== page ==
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der the wheels of the Messiah's chariot with that exception to the throne of God!

Under his burning wheels
The steadfast empyrean shook throughout,
All but the throne itself of God,

Notwithstanding the Messiah appears clothed with so much terror and majesty, the poet lias still found means to make his readers conceiva an idea of him beyond what he himself is able to describe.

Yet half his strength he put not forth, but check'd His thunder in mid volley; for he meant Not to destroy, but root them out of heaven. In a word, Milton's genius, which was so great in itself, and so strengthened by all the helps of learning, appears in this book every way equal to his subject, which was the most sublime that could enter into the thought of a poet. As he knew all the arts of affecting the mind, he knew it was necessary to give it certain resting places, and opportunities of recovering itself from time to time: he has therefore with great address interspersed several speeches, reflections, similitudes, and the like reliefs, to diversify his narration, and ease the attention of the reader, that he might come fresh to his great action, and by such a contrast of ideas have a more lively taste of the nobler parts of his description.

L.

ADDISON.

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No. 334. MONDAY, MARCH 24.

-Voluisti, in suo genere, unumquemque nostrum quasi quendam esse Roscium, dixistique non tam ea quæ recta essent probari, quam quæ prava sunt fastidiis adhærescerc.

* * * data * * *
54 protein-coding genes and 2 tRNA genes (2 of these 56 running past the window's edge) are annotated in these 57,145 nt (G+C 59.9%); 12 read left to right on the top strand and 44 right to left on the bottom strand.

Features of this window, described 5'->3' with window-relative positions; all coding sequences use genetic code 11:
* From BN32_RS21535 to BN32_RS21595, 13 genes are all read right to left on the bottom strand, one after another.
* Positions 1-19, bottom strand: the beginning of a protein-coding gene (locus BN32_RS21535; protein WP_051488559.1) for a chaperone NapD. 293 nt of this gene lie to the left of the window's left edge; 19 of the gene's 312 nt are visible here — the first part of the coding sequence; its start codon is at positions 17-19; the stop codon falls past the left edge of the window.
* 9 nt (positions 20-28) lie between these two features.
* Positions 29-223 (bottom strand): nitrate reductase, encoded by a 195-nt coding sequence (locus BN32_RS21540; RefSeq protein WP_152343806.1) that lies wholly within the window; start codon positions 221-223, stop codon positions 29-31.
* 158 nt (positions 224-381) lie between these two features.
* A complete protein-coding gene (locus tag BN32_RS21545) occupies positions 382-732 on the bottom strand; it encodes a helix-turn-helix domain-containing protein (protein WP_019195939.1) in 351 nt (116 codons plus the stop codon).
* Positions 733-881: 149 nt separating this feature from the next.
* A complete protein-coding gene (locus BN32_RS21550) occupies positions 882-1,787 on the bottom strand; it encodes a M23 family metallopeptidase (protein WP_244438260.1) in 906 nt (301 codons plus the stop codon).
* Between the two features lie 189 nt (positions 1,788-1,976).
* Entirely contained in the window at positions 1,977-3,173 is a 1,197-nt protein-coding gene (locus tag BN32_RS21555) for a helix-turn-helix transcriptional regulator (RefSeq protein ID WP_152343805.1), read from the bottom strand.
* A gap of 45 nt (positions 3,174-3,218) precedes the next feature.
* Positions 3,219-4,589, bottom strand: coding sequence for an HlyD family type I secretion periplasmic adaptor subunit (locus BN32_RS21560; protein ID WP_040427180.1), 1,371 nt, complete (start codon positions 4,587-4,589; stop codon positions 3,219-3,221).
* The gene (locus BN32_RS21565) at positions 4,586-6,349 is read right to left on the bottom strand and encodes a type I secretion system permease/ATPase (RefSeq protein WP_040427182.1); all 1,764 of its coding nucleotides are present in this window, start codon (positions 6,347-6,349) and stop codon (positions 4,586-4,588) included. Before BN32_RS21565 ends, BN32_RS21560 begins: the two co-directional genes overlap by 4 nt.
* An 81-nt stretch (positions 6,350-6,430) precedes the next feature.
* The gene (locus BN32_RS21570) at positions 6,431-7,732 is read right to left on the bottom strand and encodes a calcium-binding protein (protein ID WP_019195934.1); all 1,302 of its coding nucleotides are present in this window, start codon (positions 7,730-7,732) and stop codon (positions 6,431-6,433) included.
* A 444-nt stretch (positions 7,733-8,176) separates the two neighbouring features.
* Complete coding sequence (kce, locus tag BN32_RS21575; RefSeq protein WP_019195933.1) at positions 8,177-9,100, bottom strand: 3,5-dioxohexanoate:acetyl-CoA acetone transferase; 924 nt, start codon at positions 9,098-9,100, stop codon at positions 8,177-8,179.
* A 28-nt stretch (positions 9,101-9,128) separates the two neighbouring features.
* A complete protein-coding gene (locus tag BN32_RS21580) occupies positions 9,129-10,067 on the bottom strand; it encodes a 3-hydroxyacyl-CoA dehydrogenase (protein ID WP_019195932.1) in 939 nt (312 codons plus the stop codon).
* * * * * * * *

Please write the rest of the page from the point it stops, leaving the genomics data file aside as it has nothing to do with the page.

CICERO DE GESTU. You would have each of us be a kind of Roscius in his way;

and you have said, that men are not so much pleased with what is right, as disgusted at what is wrong.

It is very natural to take for our whole lives a light impression of a thing, which at first fell into contempt with us for want of consideration. The real use of a certain qualification (which the wiser part of mankind look upon as at best an indifferent thing, and generally a frivolous circumstance) shows the ill consequence of such prepossessions. What I mean is the art, skill, accomplishment, or whatever you will call it, of dancing. I knew a gentleman of great abilities who bewailed the want of this part of his education to the end of a very honourable life. He observed that there was not occasion for the common use of great talents; that they are but seldom in demand; and that these very great talents were often rendered useless to a man for want of small attainments. A good mien (a becoming motion, gesture and aspect) is natural to some men: but even those would be highly more graceful in their carriage, if what they do from the force of nature were confirmed and heightened by the force of reason. To one who has not at all considered it, to mention the force of reason on such a subject, will appear fantastical; but when you have a little attended to it, an assembly of men will have quite another view; and they will tell you it is evident from plain and infallible rules, why this man, with those beautiful features, and well-fashioned person, is not so agreeable as he who sits by him without any of those advantages. When we read, we do it without any

exerted act of memory that presents the shape of the letters; but habit makes us do it mechanically, without staying like ehildren to recollect and join those letters. A man who has not had the regard of his gesture in any part of his education, will find himself unable to act with freedom before new company; as a child that is but now learning, would be to read without hesitation. It is for the advancement of the pleasure we receive in being agreeable to each other in ordinary life, that one would wish dancing were generally understood as conducive, as it really is, to a proper deportment in matters that appear